It goes without saying that taking photographs is a huge part of any trip – whether it’s to send to family and friends back home, to preserve the memories of your experiences, or simply as quality content for the ’gram. In this series, we spotlight the best places to get your shots in cities around the world – from vibrant street murals and fabled heritage buildings to panoramic lookouts and stunning interiors.
With Singapore now on England’s ‘quarantine-free’ list, you don’t need to self-isolate for 14 days if you have been in Singapore for at least 14 days before arriving in the UK. All you need to do is to complete a passenger locator form. However, bear in mind you’d have to serve a 14-day stay-home notice at dedicated facilities when you return to Singapore.
If you are heading to London, below’s our guide on hidden gems to visit for that photo opportunity while you’re there.
London is home to some of the world’s most iconic sights, from the London Eye that soars high about the sprawling, historic cityscape to the colourful houses that dot Notting Hill to the green and gabled gardens of Hyde Park. But beyond the eye candy you’ll encounter at these tourist hotspots lie plenty more striking scenes – you just need to know where to find them.
While some may argue that millennial pink’s heyday (which peaked in 2017) is long over, that’s certainly not the case at Sketch. Located in a gorgeous 18th-century townhouse in the posh Mayfair neighbourhood, the brasserie features a room called the Gallery that’s decked out almost entirely in millennial pink – from the walls to the ceiling to the plush furniture. According to designer India Mahdavi, the choice of hue was made in order to give the room a feminine touch of “colour and gentleness”. Meanwhile, the walls are lined with 245 cheeky and colourful works of art by Glasgow-based artist David Shrigley, offering patrons a truly immersive art and dining experience that’s unlike any other in the city. For a quintessentially English experience, order some afternoon tea and strike your best pose.
2. Shoreditch Street Art
Street art and graffiti aficionados know to make a beeline for Shoreditch in London’s East End. Besides the bustling weekend markets, delicious dining options and large array of stores selling vintage and alternative merchandise, you’ll find plenty of vibrant creations by artists who have left their unique mark on the area’s brick walls. Take the tube and alight at Liverpool Street Station, or at Shoreditch High Street if you’re taking the Overground network, and begin your self-guided walking tour. You’ll find a high concentration of street art along Hanbury Street, Corbet Place, Brick Lane and Princelet Street, though Banksy fans can head to Rivington Street and check out his Guard Dog work at the outdoor section of the Cargo Bar.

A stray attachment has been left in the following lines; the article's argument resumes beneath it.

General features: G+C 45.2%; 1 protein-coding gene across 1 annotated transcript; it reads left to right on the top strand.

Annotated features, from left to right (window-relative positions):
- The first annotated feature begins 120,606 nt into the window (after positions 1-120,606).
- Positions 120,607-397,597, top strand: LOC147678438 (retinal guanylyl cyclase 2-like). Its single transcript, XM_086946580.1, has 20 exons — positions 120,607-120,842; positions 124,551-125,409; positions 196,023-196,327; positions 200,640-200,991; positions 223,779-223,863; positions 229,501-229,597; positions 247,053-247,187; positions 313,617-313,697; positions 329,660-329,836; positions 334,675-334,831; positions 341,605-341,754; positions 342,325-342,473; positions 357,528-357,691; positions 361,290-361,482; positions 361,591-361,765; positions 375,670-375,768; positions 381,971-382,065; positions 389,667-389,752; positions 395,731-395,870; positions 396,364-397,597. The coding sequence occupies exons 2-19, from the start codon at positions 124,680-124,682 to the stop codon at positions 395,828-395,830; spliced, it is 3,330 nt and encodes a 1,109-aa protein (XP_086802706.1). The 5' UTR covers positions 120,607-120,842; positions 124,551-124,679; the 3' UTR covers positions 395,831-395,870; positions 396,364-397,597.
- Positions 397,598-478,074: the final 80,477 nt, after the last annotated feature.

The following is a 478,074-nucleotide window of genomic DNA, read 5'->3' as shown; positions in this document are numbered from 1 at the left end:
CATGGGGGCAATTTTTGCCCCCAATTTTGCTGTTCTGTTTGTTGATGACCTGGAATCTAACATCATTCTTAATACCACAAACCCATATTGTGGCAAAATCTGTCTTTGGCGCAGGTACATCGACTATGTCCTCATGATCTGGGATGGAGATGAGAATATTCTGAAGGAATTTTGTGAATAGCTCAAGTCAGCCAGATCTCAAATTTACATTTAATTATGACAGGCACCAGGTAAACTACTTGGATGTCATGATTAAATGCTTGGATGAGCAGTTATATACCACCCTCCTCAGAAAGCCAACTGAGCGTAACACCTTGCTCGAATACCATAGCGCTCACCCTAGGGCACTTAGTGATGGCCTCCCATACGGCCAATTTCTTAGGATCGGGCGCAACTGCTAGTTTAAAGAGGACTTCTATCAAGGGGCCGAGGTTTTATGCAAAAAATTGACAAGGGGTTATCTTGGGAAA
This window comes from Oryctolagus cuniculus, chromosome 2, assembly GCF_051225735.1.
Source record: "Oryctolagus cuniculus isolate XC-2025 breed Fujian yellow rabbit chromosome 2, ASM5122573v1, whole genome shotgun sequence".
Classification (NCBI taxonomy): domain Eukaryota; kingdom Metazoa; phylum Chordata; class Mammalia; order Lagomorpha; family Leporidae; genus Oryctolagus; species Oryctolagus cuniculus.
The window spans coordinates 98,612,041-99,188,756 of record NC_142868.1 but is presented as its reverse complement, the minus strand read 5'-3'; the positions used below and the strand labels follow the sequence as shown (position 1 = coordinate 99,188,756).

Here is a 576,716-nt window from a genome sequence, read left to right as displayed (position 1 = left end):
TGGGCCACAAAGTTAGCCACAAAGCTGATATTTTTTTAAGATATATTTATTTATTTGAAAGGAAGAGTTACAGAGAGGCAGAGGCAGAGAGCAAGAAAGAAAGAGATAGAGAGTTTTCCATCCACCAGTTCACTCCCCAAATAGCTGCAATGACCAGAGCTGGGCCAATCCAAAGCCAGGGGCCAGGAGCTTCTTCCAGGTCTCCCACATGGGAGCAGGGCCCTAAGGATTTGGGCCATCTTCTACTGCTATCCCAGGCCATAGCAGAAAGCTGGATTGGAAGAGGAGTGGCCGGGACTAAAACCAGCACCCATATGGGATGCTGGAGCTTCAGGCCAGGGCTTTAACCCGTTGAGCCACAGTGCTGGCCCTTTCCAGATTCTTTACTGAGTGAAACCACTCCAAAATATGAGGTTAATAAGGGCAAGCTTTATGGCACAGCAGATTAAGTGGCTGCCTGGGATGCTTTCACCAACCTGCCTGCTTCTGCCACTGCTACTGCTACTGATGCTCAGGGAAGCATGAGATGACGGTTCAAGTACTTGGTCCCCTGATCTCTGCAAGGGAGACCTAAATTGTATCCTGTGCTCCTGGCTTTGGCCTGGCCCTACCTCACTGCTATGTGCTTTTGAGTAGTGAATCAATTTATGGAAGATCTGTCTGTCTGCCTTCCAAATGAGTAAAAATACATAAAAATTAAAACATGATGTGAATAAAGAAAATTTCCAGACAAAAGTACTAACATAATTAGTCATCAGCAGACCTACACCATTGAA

Need to escape the hustle of the city and want to take a few quality shots while you’re at it? Take the tube to Hampstead in North London, followed by a roughly 15-minute uphill walk to the picturesque Hampstead Pergola & Hill Garden. Constructed in the early 20th century as a summer terrace for Lord Leverhulme, Hampstead Pergola’s weathered walkways and rugged columns are now enveloped in colourful flowers, vines and overgrowth from the surrounding plants. This romantic secret garden is also a popular venue for engagement shoots. After taking a few pictures, wander around the expansive Hill Garden at the base of the Pergola, which is particularly beautiful when filled with flowers during the spring and summer months.
One of the city’s most stunning buildings has got to be Somerset House, which was originally constructed in 1547 before a complete overhaul in 1775. The Neoclassical structure was designed by Sir William Chambers and features a large quadrangle surrounded by various wings. During the warm summer months, you’ll find plenty of families bringing their kids to frolic about in the quadrangle’s water fountains, which were installed in the 1990s, while enjoying a thirst quencher from one of the on-site cafés. And in the winter, the entire quadrangle is turned into an open-air ice rink. Popular movies that have been shot at Somerset House include Love Actually (2003), Shanghai Knights (2003) and two James Bond films – GoldenEye (1995) and Tomorrow Never Dies (1997).
Located at the Queen Elizabeth Olympic Park in the district of Stratford, this striking public art structure and observation tower was built to commemorate London’s hosting of the 2012 Summer Olympic Games. Standing at a height of 114 metres and constructed out of red tubular steel, Orbit is the largest work of public art found in Britain and was concepted by artist Sir Anish Kapoor, who won the Turner Prize in 1991, and structural engineer Cecil Balmond. Visitors are able to take an elevator to the top of the tower – which yields a panoramic view of the surrounding city – and can choose to descend down a series of 455 stairs or by taking a ride on the world’s tallest and longest tunnel slide.
Each Sunday – from 8am to 3pm, come rain or shine – Bethnal Green’s Columbia Road comes alive in a riot of colours and bevy of sweet scents, as flower sellers take over the street to hawk their wares. You’ll find all manner of flowers and plants here, from multicoloured tulips and bright yellow daffodils to 10-foot-tall banana trees and easy-to-care-for succulents. Take a few photographs among the blooms along the main road before popping into one of the quaint cafés, antique stores, art galleries and vintage shops that line the narrow alleys. It gets rather busy around midday, so head over as early as possible if you want to avoid the crowds.
*For more information on whether the locations are open, please check their individual websites.
This piece was first published on 24 August 2020.